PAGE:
Henk writes:

The stall next to me wasn’t empty for long. A day or two after the Spanish horses left for their new home in Nova Scotia (see November 9th post), Louis, our Canadian horse, appeared next door. He likes to live outside in the big pasture, so I hadn’t seen him for a while. He was looking exceptionally grumpy.


Merde,” I heard him curse under his breath. He was avoiding me, trying to get to the far  side of his stall, but every time he put his left front foot on the ground his leg buckled from pain. I pretended not to notice, and stuck my head in my feed bucket. There’s nothing a tough guy like Louis hates more than letting his vulnerability show.


As I chewed my dinner, I considered – not for the first time – how unfair it was that Louis could swear in a different language. French no less. They’re descended from French horses, the Canadians (although it looks suspiciously like some Friesians managed to dive into the gene pool as well), and they’ve hung onto their language through the centuries. Smart critters. Most of the Friesians I know who were born in North America like me don’t know a lick of Dutch, and those who were born in Holland (like Wilby) don't take advantage of it much. I can’t tell you how many times I’ve begged him to teach me some Dutch swear-words. But goody-two-shoes won’t do it. Claims he doesn’t know any. Ha! I don’t believe him. But Louis? It’s crisse de calisse this and tabarnak that. I have no idea what it means, but it all just sounds so awesome!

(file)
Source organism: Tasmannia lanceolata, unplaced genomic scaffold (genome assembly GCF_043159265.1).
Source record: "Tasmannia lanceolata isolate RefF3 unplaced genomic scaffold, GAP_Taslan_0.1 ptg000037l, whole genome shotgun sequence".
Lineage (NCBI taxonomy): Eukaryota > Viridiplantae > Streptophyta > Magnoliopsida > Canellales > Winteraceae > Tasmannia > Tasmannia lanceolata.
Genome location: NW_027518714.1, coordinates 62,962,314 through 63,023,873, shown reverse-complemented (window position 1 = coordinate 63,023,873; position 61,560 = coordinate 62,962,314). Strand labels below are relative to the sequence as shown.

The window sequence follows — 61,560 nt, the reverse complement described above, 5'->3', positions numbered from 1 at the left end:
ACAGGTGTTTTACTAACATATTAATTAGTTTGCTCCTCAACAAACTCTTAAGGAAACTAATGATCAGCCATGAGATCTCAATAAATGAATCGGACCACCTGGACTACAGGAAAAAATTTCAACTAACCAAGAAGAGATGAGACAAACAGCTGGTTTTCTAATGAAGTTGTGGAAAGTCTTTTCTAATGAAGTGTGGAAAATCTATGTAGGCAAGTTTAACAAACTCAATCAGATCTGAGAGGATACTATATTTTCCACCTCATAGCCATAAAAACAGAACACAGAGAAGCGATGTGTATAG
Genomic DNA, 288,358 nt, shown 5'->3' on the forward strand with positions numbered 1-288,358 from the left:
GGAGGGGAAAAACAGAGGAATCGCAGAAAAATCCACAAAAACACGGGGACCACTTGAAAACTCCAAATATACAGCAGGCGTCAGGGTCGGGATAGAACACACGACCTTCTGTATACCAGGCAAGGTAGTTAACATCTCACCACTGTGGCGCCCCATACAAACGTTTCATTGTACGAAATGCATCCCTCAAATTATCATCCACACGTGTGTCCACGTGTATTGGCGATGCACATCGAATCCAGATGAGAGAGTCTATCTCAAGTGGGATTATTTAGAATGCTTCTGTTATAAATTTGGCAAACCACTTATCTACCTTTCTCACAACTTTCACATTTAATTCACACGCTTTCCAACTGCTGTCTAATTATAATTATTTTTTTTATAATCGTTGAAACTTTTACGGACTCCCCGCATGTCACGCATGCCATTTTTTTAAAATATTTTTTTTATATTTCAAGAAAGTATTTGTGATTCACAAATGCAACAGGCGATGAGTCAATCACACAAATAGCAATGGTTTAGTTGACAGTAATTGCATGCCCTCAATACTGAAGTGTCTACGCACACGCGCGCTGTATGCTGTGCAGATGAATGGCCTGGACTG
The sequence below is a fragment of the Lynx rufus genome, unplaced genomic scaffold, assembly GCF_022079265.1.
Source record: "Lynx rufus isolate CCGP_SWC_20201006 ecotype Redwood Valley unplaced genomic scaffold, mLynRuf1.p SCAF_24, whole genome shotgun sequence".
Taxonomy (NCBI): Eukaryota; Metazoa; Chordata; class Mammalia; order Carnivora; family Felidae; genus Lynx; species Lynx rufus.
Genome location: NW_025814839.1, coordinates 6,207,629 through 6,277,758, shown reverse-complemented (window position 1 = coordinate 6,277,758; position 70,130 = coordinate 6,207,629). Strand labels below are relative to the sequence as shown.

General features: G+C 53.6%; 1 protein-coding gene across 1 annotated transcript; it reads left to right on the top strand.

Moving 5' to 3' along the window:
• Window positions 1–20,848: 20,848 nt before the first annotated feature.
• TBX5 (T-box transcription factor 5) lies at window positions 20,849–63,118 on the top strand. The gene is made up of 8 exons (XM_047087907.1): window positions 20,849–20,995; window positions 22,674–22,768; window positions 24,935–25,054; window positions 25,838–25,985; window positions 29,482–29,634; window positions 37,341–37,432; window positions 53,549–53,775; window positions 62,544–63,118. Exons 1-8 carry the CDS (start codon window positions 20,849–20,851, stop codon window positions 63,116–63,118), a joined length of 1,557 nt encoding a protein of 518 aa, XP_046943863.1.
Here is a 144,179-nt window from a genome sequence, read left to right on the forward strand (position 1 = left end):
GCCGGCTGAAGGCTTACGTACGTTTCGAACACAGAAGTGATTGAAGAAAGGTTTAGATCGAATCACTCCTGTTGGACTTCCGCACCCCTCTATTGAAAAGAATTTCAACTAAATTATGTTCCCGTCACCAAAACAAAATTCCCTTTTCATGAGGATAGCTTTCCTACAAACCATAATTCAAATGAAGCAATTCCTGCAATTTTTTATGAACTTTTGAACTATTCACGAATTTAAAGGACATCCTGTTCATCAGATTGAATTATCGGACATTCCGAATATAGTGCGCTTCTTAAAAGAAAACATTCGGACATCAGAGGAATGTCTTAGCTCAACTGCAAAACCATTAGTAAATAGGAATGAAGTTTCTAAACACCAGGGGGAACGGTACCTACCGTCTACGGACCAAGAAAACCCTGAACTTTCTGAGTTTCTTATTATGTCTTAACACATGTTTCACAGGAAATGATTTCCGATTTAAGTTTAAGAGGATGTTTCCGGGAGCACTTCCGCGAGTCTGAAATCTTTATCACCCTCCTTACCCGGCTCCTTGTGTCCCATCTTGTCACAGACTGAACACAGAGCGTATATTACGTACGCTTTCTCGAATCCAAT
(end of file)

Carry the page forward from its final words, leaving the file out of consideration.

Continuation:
It’s a good thing humans can’t understand him, though, because Louis likes to use those mellifluous cuss words of his, and that could be a problem since he works in Lil’s therapeutic riding lessons. We don’t need any little kids taking interesting new words with them to school the day after their ride!


Louis’s a tough guy. Undisputed boss of the herd he usually lives with, and never mind that all the other horses are a hand or two taller. But he should have remembered there’s one horse he can’t mess with. When Lil put him out with us once his leg got better (she still wanted him in at night until he was 100%), the fool tried to challenge Wilby for some hay first morning out with us, and now he’s limping on his right front, way more than he’d been limping on his left. Lil’s losing her mind. Evidently his macho got the better of his intellect. And he’s back on stall rest, which makes him extra angry. Doesn’t Lil realize he’s meant to live outdoors like his ancestors? The little horses who worked the farm, pulled the family carriage to church on Sunday and even did a little racing, dragged logs out of the bush, and got turned loose in that bush to fend for themselves for months on end when they weren’t needed? Is she trying to make him soft by sticking him in a stall?


But at least he’s starting to talk to me a little after we’ve had our dinner every night. I like his stories. I’ll share some with you. And maybe, just maybe, I can get him to teach me some French.



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